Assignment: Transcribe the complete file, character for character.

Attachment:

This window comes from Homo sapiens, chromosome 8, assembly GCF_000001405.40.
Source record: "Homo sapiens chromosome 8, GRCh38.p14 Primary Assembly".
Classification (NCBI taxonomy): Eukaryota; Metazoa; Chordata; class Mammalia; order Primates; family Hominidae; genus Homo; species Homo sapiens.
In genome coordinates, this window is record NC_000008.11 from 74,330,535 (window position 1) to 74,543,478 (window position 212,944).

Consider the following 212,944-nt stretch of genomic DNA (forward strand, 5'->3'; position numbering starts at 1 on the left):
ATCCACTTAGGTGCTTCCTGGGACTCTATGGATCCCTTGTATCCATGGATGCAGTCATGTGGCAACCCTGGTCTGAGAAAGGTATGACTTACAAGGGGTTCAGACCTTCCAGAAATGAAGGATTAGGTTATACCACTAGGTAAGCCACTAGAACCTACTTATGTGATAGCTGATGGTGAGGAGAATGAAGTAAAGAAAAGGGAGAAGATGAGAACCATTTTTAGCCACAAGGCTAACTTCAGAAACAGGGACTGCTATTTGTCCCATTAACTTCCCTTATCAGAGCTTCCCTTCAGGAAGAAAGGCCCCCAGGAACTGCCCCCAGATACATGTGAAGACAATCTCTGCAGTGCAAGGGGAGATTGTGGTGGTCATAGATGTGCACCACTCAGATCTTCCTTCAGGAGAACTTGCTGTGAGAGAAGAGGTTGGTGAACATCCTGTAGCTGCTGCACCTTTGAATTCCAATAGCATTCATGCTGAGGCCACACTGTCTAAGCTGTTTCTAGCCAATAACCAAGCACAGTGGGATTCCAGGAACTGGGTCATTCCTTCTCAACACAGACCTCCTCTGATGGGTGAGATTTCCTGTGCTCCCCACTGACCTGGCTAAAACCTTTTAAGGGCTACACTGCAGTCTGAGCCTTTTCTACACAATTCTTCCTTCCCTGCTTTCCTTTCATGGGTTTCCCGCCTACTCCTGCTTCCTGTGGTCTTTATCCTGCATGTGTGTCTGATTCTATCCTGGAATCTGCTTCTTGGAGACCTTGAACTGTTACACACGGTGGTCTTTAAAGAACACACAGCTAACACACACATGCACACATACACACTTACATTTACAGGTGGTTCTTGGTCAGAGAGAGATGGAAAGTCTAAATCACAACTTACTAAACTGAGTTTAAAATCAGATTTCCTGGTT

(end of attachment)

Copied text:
This window comes from Homo sapiens, chromosome 8, assembly GCF_000001405.40.
Source record: "Homo sapiens chromosome 8, GRCh38.p14 Primary Assembly".
Classification (NCBI taxonomy): Eukaryota; Metazoa; Chordata; class Mammalia; order Primates; family Hominidae; genus Homo; species Homo sapiens.
In genome coordinates, this window is record NC_000008.11 from 74,330,535 (window position 1) to 74,543,478 (window position 212,944).

Consider the following 212,944-nt stretch of genomic DNA (forward strand, 5'->3'; position numbering starts at 1 on the left):
ATCCACTTAGGTGCTTCCTGGGACTCTATGGATCCCTTGTATCCATGGATGCAGTCATGTGGCAACCCTGGTCTGAGAAAGGTATGACTTACAAGGGGTTCAGACCTTCCAGAAATGAAGGATTAGGTTATACCACTAGGTAAGCCACTAGAACCTACTTATGTGATAGCTGATGGTGAGGAGAATGAAGTAAAGAAAAGGGAGAAGATGAGAACCATTTTTAGCCACAAGGCTAACTTCAGAAACAGGGACTGCTATTTGTCCCATTAACTTCCCTTATCAGAGCTTCCCTTCAGGAAGAAAGGCCCCCAGGAACTGCCCCCAGATACATGTGAAGACAATCTCTGCAGTGCAAGGGGAGATTGTGGTGGTCATAGATGTGCACCACTCAGATCTTCCTTCAGGAGAACTTGCTGTGAGAGAAGAGGTTGGTGAACATCCTGTAGCTGCTGCACCTTTGAATTCCAATAGCATTCATGCTGAGGCCACACTGTCTAAGCTGTTTCTAGCCAATAACCAAGCACAGTGGGATTCCAGGAACTGGGTCATTCCTTCTCAACACAGACCTCCTCTGATGGGTGAGATTTCCTGTGCTCCCCACTGACCTGGCTAAAACCTTTTAAGGGCTACACTGCAGTCTGAGCCTTTTCTACACAATTCTTCCTTCCCTGCTTTCCTTTCATGGGTTTCCCGCCTACTCCTGCTTCCTGTGGTCTTTATCCTGCATGTGTGTCTGATTCTATCCTGGAATCTGCTTCTTGGAGACCTTGAACTGTTACACACGGTGGTCTTTAAAGAACACACAGCTAACACACACATGCACACATACACACTTACATTTACAGGTGGTTCTTGGTCAGAGAGAGATGGAAAGTCTAAATCACAACTTACTAAACTGAGTTTAAAATCAGATTTCCTGGTT